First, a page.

French chefs campaign against bullying

    A group of top chefs signed a manifesto against violence in kitchens following the sacking of a chef at a Paris restaurant for scalding his kitchen assistant with a white-hot spoon
    Radio 4 to broadcast 10-hour War and Peace on New Year's Day as Controller warns of cuts

    Just what you need on a New Year hangover...

    Radio 4 to broadcast 10-hour adaptation of War and Peace on first day of 2015
    Cuba set to stage its first US musical in 50 years

    Cuba to stage first US musical in 50 years

    Claire Allfree finds out if the new production of Rent will hit the right note in Havana
    Christmas 2014: 10 best educational toys

    Learn and play: 10 best educational toys

    Of course you want them to have fun, but even better if they can learn at the same time
    Paul Scholes column: I like Brendan Rodgers as a manager but Liverpool seem to be going backwards not forwards this season

    Paul Scholes column

    I like Brendan Rodgers as a manager but Liverpool seem to be going backwards not forwards this season
    Lewis Moody column: Stuart Lancaster has made all the right calls – now England must deliver

    Lewis Moody: Lancaster has made all the right calls – now England must deliver

    So what must the red-rose do differently? They have to take the points on offer 
    Cameron, Miliband and Clegg join forces for Homeless Veterans campaign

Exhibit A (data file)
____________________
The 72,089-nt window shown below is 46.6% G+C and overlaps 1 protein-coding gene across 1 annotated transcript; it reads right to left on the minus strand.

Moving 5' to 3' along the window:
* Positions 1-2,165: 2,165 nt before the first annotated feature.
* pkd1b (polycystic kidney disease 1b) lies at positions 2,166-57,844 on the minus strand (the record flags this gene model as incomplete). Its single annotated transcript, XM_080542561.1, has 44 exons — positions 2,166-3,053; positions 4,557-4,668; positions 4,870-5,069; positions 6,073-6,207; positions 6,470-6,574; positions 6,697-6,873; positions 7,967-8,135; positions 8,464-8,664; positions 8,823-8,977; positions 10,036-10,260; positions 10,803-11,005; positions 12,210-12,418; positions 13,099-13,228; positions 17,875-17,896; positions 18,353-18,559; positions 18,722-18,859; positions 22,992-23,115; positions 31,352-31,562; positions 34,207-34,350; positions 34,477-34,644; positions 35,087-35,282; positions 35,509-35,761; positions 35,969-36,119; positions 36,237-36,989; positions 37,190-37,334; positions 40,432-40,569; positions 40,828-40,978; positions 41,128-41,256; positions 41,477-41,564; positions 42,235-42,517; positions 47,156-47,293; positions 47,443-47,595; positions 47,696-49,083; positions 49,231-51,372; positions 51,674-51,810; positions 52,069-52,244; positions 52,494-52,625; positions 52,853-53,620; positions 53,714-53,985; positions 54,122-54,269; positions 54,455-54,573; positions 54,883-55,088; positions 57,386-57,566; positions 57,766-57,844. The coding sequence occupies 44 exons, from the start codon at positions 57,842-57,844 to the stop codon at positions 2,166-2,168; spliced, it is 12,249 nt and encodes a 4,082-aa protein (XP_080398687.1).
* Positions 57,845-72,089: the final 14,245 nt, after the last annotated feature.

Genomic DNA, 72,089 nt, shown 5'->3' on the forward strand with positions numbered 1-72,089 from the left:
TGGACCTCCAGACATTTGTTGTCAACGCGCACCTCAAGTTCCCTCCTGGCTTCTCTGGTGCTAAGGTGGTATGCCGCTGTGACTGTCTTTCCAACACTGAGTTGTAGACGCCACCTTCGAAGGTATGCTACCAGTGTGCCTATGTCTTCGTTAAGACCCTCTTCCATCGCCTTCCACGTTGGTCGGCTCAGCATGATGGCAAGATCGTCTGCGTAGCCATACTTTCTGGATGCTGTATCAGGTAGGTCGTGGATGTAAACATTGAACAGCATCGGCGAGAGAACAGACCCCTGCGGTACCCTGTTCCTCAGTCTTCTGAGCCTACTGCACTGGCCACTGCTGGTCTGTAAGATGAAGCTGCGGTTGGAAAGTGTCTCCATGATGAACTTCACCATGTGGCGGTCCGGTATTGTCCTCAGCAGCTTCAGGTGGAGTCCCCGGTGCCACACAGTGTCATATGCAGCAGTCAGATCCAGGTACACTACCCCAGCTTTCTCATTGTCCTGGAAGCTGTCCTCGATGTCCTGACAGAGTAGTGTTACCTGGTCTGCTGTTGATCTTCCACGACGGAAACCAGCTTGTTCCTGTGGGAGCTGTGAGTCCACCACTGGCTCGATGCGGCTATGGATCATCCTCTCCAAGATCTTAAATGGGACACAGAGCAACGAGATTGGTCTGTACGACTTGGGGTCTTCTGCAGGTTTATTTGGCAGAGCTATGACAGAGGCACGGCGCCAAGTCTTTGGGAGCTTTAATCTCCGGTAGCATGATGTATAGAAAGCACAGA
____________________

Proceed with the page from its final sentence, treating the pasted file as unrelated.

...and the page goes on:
Cameron, Miliband and Clegg join forces for Homeless Veterans campaign

    It's in all our interests to look after servicemen and women who fall on hard times, say party leaders
    Millionaire Sol Campbell wades into wealthy backlash against Labour's mansion tax

    Sol Campbell cries foul at Labour's mansion tax

    The former England defender joins Myleene Klass, Griff Rhys Jones and Melvyn Bragg in criticising proposals
    Nicolas Sarkozy returns: The ex-President is preparing to fight for the leadership of France's main opposition party – but will he win big enough?

    Sarkozy returns

    The ex-President is preparing to fight for the leadership of France's main opposition party – but will he win big enough?
    Is the criticism of Ed Miliband a coded form of anti-Semitism?

    Is the criticism of Miliband anti-Semitic?

    Attacks on the Labour leader have coalesced around a sense that he is different, weird, a man apart. But is the criticism more sinister?
    Ouija boards are the must-have gift this Christmas, fuelled by a schlock horror film

    Ouija boards are the must-have festive gift

    Simon Usborne explores the appeal - and mysteries - of a century-old parlour game